In accordance with the work (Alfven, 1959), we shall examine the following simple model. Let us assume that the charged particles are confined within some volume comprising the magnetic field inhomogeneities against the background of homogeneous magnetic field. The frequency of collisions with inhomogeneities is v _ v/A , where A is the transport scattering path of particles and v is the particle velocity. Let the field vary in time in the following manner:

(1) the field increases from Ho to H1 within a short time from t1 to t2 (here

(2) then, within time from t2 to t3 (here t3 -12 >> v_1), the field remains at the level H1 ;

(3) after that the field intensity falls rapidly down to the initial value Ho within time from t3 to t4 (here £4 -13 << v_1);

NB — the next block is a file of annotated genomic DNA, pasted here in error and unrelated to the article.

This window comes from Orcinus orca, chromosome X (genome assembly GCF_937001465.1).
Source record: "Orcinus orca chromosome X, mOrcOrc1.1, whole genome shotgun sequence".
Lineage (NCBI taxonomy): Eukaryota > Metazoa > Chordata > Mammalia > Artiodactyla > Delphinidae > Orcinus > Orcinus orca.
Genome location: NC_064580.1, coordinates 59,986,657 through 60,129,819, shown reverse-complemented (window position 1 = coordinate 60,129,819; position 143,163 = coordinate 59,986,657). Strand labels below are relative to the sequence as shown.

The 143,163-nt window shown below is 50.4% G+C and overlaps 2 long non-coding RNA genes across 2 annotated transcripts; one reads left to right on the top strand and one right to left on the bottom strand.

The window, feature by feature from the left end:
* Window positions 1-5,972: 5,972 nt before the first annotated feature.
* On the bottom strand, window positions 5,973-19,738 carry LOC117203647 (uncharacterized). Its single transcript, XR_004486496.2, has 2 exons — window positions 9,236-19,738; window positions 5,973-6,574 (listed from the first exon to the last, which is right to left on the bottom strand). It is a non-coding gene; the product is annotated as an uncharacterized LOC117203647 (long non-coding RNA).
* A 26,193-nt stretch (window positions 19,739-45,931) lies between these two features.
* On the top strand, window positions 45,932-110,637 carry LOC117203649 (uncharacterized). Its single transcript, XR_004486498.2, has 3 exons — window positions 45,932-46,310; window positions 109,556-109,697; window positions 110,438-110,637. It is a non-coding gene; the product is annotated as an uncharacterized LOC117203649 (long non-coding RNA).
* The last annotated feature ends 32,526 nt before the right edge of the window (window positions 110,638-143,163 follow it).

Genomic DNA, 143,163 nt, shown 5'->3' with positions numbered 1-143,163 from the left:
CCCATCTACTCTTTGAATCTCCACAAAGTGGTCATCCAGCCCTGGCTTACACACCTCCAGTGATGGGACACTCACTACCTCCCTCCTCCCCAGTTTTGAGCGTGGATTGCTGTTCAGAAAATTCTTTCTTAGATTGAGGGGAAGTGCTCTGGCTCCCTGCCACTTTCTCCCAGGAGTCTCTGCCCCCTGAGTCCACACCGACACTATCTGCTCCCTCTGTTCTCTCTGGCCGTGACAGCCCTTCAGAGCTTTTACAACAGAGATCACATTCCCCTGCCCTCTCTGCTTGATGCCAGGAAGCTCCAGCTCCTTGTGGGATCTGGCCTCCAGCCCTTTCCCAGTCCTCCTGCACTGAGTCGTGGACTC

(4) during a period from t4 to t5 (here t5 -14 >> v_1) the field remains if at the level Ho .

Let us consider how the particle momentum and energy will vary during the above-mentioned cycle. Since, at the beginning of cycle (the same as period from

¿4 to ¿5), the field was equal to Ho during a long period (>>v-1) and the equilibrium distribution of the energy degrees of freedom has set in owing to the collisions with inhomogeneities; so that the momentum components across and along the field were determined respectively as ph _ 3 p2; p2/1 _ 3 p2, (4.11.2)

where p1 is the particle momentum at the instant . During the first interval the collisions with inhomogeneities may be neglected and, according to Eq. 4.11.1:

2 Hi 2 2 Hi 2 2 2 1 2 Pl2 =— Pl1 =-—Pi ; P// 2 = P//1 = - P1 ■

From Eq. 4.11.3 follows that the total change will be